In the knowledge economy, talent management is an organization’s lifeline to success and safety. It sustains competitive advantage and stems the tide of the competition. To master talent management, one must grasp the meaning of the concept.
Aside from all the activities the concept might encompass, talent management is essentially a flow problem. In most flow problems, there is a pipeline involved, math to describe the mechanics of motion, and a meaning that provides a sense of purpose.
So what goes into the talent pipeline?
People enter and exit the pipeline all the time. To keep the pipeline replenished, organizations must:
- Recruit for business need and diversity. Business need dictates the skillsets required and diversity of backgrounds and outlook is an insurance policy against stale thinking.
- Retain the best talent.
- Redeploy the rest. This may involve realignment from a career perspective, retraining or, when all else fails, removing the misfits from your ranks.
- Reach out to retirees and profit by their wealth of expertise and their intimate knowledge of your organization.
- Reassess business need and repeat.
Next, what about the mechanics of flow? Flow is simply a function of the difference between potential and resistance. An individual experiences flow when ability (potential) matches the challenges that lie ahead (resistance) and eventually overcomes them, only to proceed to conquer the next challenge along their professional path, a journey that alternates between biking uphill and coasting downhill.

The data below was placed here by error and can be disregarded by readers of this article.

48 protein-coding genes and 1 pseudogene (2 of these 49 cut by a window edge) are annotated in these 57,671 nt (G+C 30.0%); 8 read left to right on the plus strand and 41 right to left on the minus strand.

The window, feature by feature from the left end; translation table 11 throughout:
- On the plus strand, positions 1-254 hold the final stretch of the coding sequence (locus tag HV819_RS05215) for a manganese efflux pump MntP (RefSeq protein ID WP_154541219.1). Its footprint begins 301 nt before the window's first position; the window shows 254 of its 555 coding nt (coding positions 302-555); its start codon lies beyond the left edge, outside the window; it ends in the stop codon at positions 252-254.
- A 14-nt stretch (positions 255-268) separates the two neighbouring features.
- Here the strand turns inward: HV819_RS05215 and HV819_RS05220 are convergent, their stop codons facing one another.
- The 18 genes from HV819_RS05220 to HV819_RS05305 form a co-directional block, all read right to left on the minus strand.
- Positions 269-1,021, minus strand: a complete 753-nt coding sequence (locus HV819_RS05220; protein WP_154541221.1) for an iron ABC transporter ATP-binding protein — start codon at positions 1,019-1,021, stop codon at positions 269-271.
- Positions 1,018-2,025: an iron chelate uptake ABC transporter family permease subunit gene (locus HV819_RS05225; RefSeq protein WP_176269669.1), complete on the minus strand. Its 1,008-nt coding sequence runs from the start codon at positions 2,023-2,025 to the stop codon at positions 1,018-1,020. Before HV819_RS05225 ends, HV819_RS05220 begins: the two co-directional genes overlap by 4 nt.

Finally, what about the meaning of flow? Experiencing flow signifies a mental state of mind when people feel fully engaged in what they do, when they continually gain functional knowledge and cross-functional perspective, and when they feel equally autonomous and accountable, motivated, and empowered to scale new heights. The opposite of flow is stagnation, or apathy in the talent pipeline—signifying a complete lack of verve and velocity. In other words, this is when employee potential goes to waste and the talent pipeline clogs up causing systemic inefficiencies and higher costs.
To optimize flow inside your talent pipeline, an organization must continually review talent management activities and ensure they are aligned with corporate strategy. What’s more, that the talent community—the employees—needs to feel a sense of control over its development and destiny. These four principals can serve as guideposts to your talent management processes:
- Empower people to create their own path within their own position.
- Invest in reskilling and upskilling of your workforce.
- Create opportunities for experiential learning.
- Keep the conversation with your people flowing.
Bottom line: organizations prosper when people live up to their potential. To unlock people’s potential, organizations must ensure their talent pipelines are plumbed correctly to achieve flow without flaws.